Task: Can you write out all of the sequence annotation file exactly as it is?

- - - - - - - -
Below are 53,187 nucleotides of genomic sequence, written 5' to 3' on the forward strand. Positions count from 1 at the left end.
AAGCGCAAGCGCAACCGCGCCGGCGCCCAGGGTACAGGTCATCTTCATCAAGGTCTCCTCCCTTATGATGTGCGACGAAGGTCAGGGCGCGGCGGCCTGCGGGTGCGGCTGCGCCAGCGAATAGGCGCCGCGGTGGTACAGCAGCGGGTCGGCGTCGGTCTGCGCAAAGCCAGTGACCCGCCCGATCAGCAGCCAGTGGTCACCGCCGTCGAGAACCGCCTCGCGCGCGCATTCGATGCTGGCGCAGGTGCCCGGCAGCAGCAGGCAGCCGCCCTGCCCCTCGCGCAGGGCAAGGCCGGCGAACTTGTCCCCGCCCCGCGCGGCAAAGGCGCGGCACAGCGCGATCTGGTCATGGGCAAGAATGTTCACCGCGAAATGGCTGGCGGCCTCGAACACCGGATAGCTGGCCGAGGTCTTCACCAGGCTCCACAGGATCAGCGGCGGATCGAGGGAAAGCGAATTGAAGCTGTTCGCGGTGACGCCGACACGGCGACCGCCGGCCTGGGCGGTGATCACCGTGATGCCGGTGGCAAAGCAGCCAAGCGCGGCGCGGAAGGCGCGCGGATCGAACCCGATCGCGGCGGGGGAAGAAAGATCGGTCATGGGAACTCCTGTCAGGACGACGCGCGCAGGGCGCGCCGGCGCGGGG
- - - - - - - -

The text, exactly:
Below are 53,187 nucleotides of genomic sequence, written 5' to 3' on the forward strand. Positions count from 1 at the left end.
AAGCGCAAGCGCAACCGCGCCGGCGCCCAGGGTACAGGTCATCTTCATCAAGGTCTCCTCCCTTATGATGTGCGACGAAGGTCAGGGCGCGGCGGCCTGCGGGTGCGGCTGCGCCAGCGAATAGGCGCCGCGGTGGTACAGCAGCGGGTCGGCGTCGGTCTGCGCAAAGCCAGTGACCCGCCCGATCAGCAGCCAGTGGTCACCGCCGTCGAGAACCGCCTCGCGCGCGCATTCGATGCTGGCGCAGGTGCCCGGCAGCAGCAGGCAGCCGCCCTGCCCCTCGCGCAGGGCAAGGCCGGCGAACTTGTCCCCGCCCCGCGCGGCAAAGGCGCGGCACAGCGCGATCTGGTCATGGGCAAGAATGTTCACCGCGAAATGGCTGGCGGCCTCGAACACCGGATAGCTGGCCGAGGTCTTCACCAGGCTCCACAGGATCAGCGGCGGATCGAGGGAAAGCGAATTGAAGCTGTTCGCGGTGACGCCGACACGGCGACCGCCGGCCTGGGCGGTGATCACCGTGATGCCGGTGGCAAAGCAGCCAAGCGCGGCGCGGAAGGCGCGCGGATCGAACCCGATCGCGGCGGGGGAAGAAAGATCGGTCATGGGAACTCCTGTCAGGACGACGCGCGCAGGGCGCGCCGGCGCGGGG